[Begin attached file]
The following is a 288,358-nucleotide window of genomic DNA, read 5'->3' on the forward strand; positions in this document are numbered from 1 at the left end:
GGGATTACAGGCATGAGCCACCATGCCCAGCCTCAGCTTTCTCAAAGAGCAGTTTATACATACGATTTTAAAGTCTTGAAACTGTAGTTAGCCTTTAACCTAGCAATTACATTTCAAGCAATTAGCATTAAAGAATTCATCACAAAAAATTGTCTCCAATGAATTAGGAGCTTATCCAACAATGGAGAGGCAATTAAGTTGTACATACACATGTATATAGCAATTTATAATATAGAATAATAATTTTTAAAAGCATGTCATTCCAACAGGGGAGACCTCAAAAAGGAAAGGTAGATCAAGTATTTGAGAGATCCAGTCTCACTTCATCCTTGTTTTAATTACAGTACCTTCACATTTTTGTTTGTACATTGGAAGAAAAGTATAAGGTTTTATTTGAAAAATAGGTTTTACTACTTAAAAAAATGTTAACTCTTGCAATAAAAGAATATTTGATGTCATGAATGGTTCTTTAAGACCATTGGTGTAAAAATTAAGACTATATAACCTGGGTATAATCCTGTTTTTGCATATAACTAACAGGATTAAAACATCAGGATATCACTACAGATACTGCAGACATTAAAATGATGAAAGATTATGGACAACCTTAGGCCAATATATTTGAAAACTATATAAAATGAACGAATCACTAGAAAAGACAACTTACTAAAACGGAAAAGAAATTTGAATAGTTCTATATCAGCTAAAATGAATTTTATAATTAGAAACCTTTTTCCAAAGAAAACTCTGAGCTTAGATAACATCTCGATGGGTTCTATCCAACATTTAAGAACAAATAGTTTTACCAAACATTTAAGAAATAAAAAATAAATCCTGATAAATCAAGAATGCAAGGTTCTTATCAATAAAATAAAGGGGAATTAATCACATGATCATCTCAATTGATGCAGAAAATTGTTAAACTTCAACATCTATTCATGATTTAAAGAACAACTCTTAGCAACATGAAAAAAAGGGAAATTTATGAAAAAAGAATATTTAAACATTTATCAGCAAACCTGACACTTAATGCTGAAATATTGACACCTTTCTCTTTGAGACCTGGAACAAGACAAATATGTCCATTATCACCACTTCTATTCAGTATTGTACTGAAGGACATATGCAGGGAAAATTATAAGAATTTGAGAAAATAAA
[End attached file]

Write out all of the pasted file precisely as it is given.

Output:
The following is a 288,358-nucleotide window of genomic DNA, read 5'->3' on the forward strand; positions in this document are numbered from 1 at the left end:
GGGATTACAGGCATGAGCCACCATGCCCAGCCTCAGCTTTCTCAAAGAGCAGTTTATACATACGATTTTAAAGTCTTGAAACTGTAGTTAGCCTTTAACCTAGCAATTACATTTCAAGCAATTAGCATTAAAGAATTCATCACAAAAAATTGTCTCCAATGAATTAGGAGCTTATCCAACAATGGAGAGGCAATTAAGTTGTACATACACATGTATATAGCAATTTATAATATAGAATAATAATTTTTAAAAGCATGTCATTCCAACAGGGGAGACCTCAAAAAGGAAAGGTAGATCAAGTATTTGAGAGATCCAGTCTCACTTCATCCTTGTTTTAATTACAGTACCTTCACATTTTTGTTTGTACATTGGAAGAAAAGTATAAGGTTTTATTTGAAAAATAGGTTTTACTACTTAAAAAAATGTTAACTCTTGCAATAAAAGAATATTTGATGTCATGAATGGTTCTTTAAGACCATTGGTGTAAAAATTAAGACTATATAACCTGGGTATAATCCTGTTTTTGCATATAACTAACAGGATTAAAACATCAGGATATCACTACAGATACTGCAGACATTAAAATGATGAAAGATTATGGACAACCTTAGGCCAATATATTTGAAAACTATATAAAATGAACGAATCACTAGAAAAGACAACTTACTAAAACGGAAAAGAAATTTGAATAGTTCTATATCAGCTAAAATGAATTTTATAATTAGAAACCTTTTTCCAAAGAAAACTCTGAGCTTAGATAACATCTCGATGGGTTCTATCCAACATTTAAGAACAAATAGTTTTACCAAACATTTAAGAAATAAAAAATAAATCCTGATAAATCAAGAATGCAAGGTTCTTATCAATAAAATAAAGGGGAATTAATCACATGATCATCTCAATTGATGCAGAAAATTGTTAAACTTCAACATCTATTCATGATTTAAAGAACAACTCTTAGCAACATGAAAAAAAGGGAAATTTATGAAAAAAGAATATTTAAACATTTATCAGCAAACCTGACACTTAATGCTGAAATATTGACACCTTTCTCTTTGAGACCTGGAACAAGACAAATATGTCCATTATCACCACTTCTATTCAGTATTGTACTGAAGGACATATGCAGGGAAAATTATAAGAATTTGAGAAAATAAA